Chronic obstructive pulmonary disease (COPD) is characterized by airflow obstruction that is progressive over many years. Advanced COPD is associated with oxygen desaturation leading to a series of complications including decreased survival. Standard methods to evaluate the oxygen status of these patients underestimate their oxygen needs when measured by ambulatory techniques while patients are in the home environment. Our prior work has extended ambulatory monitoring by simultaneously measuring physical activity with accelerometers to link oxygen desaturation to specific categories of daily activity. This pilot project studied whether the Continuous-Scale Physical Function Performance (CS-PFP) test, an assessment utilizing a range of domestic tasks, could more accurately predict oxygen desaturation in the home environment than the standard assessment. Standard assessment consisted of a standardized hallway walk test (HWT), six-minute walk test (6MWT) and saturation measurements at rest. The CS-PFP consisted of 10 common household functional tasks including: stair climbing, transferring laundry, carrying groceries, carrying a pot of weight, sweeping, donning and doffing a jacket, reaching to a high shelf, picking scarves up from the floor, getting down on and up from the floor, and 6MWT.
- Estimate the sensitivity, specificity, positive predictive value, negative predictive value, total prediction error and Akaike information criterion (AIC) of each of the standard tests and the 10 tasks of the CS-PFP to predict oxygen saturation during four categories of daily living activities defined by accelerometers: Walking, Slow/Intermittent Walking (SIW), Active-not-Walking (ANW) and Rest.
- Determine the optimal combination of tests to achieve the best prediction of oxygen desaturation in each daily activity category.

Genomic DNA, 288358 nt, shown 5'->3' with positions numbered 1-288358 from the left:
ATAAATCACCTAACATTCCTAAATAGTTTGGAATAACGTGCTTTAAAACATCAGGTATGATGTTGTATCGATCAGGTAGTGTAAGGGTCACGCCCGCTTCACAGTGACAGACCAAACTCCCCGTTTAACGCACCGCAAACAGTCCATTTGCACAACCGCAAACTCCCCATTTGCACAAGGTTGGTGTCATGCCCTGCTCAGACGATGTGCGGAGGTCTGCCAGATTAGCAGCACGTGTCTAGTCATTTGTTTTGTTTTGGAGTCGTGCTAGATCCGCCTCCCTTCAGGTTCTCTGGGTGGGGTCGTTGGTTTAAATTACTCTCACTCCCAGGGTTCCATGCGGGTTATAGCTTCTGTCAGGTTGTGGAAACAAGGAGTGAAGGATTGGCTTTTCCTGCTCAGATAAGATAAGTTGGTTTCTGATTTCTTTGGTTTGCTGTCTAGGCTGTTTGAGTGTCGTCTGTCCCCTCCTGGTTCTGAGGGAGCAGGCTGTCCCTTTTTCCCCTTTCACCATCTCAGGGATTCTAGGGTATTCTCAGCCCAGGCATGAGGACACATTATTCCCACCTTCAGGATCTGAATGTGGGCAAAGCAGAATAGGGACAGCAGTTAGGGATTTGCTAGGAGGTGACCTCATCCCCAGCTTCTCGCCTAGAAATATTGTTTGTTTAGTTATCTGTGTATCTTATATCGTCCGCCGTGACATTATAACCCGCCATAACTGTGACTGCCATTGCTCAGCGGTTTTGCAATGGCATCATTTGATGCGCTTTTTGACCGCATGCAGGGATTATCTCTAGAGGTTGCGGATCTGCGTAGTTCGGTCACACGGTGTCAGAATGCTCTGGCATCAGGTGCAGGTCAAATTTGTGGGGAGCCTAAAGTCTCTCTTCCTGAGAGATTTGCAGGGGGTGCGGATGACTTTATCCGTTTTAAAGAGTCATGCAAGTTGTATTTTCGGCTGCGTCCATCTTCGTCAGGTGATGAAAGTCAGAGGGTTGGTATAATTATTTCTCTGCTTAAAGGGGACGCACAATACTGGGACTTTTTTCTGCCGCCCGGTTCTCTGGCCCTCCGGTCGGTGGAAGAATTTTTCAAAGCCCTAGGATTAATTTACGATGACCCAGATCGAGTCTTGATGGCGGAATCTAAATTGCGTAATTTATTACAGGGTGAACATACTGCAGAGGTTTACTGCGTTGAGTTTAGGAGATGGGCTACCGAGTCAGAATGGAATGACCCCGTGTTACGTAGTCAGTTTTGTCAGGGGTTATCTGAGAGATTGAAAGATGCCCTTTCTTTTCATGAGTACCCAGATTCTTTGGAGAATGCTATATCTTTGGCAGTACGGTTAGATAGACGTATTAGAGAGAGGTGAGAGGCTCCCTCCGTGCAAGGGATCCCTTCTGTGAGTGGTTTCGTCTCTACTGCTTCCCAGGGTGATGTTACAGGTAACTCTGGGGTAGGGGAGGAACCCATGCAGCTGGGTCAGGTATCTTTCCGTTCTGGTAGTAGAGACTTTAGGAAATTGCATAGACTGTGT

Veterans at VA Medical Center Brooklyn with severe COPD were recruited to undergo standard assessment for oxygen desaturation, CS-PFP testing, and a 2-day ambulatory study wherein continuous measurements of oxygen saturation and daily activity were monitored. Fifty-four subjects completed testing. Oxygen desaturation during testing was defined as <90% saturation. Oxygen desaturation during the ambulatory study was defined as the percent time that saturation was <90% during the accelerometer-defined activity categories. Logistic regression analysis using stepwise selection technique with the total prediction error and AIC was used to determine the best combination of tasks to predict oxygen desaturation during daily living activities.
Desaturation during a standard HWT best predicted desaturation during walking in daily life. For SIW, the two tests that best predicted desaturation were the HWT and the laundry task; combining these tasks improved the AIC so that the model was >100 times more likely to be correct, compared to the standard testing. For ANW, the laundry and reach tasks best predicted desaturation; the combined model was >2500 times more likely to be correct than the standard tests alone. The best predictors of desaturation during Rest were the pot carry and the scarves tasks. The probability of these tasks to correctly classify desaturators during Rest was >15 times more likely than the standard tests, but did not achieve a statistically significantly difference from the standard test of oxygen saturation <90% at rest.
We have assessed the value of the CS-PFP to predict oxygen desaturation during categories of daily living defined by activity monitors. We have identified the best combination of tasks and standard tests that accurately predicted desaturation during daily living. We propose that this new test can accurately define the individual profile of diurnal oxygen desaturation, categorize COPD disease severity, determine outcomes of mild, moderate and severe hypoxemia and provide a new type of assessment on which to base an oxygen prescription.
External Links for this Project
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